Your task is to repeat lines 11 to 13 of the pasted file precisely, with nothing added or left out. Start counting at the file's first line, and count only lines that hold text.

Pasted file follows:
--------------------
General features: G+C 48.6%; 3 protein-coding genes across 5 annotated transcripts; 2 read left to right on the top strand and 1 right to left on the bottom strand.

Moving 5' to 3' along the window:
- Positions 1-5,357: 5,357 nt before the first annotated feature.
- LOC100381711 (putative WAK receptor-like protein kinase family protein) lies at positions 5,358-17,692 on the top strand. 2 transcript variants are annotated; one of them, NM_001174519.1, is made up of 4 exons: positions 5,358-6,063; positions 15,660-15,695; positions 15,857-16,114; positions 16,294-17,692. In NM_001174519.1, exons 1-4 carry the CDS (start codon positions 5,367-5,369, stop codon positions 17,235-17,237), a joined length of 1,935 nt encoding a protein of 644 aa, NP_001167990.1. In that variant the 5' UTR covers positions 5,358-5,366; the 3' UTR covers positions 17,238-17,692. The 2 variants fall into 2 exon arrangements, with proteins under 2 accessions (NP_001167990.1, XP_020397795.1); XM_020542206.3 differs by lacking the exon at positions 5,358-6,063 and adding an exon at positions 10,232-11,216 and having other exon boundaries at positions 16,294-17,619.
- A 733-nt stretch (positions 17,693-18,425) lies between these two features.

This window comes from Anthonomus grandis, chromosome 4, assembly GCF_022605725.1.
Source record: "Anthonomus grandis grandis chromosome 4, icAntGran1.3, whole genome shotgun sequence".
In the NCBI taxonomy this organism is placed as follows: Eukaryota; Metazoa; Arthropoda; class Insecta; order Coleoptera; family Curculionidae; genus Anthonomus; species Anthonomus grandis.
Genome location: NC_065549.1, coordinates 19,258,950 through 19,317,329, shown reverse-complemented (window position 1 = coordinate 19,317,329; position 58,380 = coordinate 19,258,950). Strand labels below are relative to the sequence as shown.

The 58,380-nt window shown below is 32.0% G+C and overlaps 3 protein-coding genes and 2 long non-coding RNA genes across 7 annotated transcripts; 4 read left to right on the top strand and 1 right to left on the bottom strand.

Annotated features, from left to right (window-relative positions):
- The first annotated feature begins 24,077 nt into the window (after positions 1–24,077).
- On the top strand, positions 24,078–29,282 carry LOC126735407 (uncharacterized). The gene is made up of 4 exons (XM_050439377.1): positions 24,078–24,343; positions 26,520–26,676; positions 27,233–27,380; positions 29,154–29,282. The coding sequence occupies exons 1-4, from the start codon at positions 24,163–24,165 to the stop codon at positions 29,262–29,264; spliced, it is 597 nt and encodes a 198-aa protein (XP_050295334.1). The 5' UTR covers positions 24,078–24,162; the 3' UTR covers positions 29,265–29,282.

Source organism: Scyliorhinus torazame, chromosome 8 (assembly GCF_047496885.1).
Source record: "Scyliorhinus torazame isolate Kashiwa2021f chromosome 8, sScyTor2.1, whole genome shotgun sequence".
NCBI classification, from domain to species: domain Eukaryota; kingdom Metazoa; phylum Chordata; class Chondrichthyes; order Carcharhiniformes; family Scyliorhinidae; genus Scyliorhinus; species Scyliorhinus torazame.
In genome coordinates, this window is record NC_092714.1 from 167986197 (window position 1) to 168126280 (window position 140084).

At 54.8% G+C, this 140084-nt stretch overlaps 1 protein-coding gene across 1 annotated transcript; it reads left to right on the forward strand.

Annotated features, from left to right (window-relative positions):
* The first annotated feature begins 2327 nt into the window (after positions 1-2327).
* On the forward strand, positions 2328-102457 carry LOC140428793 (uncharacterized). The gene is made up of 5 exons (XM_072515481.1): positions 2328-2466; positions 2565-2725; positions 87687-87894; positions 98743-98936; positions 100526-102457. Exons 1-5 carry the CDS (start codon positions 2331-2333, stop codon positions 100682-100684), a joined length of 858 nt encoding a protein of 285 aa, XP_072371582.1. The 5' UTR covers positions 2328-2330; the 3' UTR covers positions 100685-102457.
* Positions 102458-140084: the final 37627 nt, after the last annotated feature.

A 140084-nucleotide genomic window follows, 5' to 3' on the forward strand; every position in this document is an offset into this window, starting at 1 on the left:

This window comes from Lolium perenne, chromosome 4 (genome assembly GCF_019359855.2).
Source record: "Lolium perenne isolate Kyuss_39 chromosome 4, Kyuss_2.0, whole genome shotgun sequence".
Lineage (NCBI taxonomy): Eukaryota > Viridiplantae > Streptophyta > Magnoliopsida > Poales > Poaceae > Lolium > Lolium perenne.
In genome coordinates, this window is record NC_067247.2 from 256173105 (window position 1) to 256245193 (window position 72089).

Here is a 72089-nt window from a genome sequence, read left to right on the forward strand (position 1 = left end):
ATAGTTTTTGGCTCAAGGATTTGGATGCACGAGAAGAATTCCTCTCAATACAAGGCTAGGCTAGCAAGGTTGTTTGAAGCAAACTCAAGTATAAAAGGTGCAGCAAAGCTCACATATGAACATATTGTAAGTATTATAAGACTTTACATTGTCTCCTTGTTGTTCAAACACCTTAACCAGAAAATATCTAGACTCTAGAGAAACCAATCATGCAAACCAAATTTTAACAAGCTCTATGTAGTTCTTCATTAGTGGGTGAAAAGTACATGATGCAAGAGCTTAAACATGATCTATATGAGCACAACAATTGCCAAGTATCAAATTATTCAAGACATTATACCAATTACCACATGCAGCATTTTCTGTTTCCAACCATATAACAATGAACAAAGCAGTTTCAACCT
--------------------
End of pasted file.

Annotated features, from left to right (window-relative positions):
- The first annotated feature begins 24,077 nt into the window (after positions 1–24,077).
- On the top strand, positions 24,078–29,282 carry LOC126735407 (uncharacterized). The gene is made up of 4 exons (XM_050439377.1): positions 24,078–24,343; positions 26,520–26,676; positions 27,233–27,380; positions 29,154–29,282. The coding sequence occupies exons 1-4, from the start codon at positions 24,163–24,165 to the stop codon at positions 29,262–29,264; spliced, it is 597 nt and encodes a 198-aa protein (XP_050295334.1). The 5' UTR covers positions 24,078–24,162; the 3' UTR covers positions 29,265–29,282.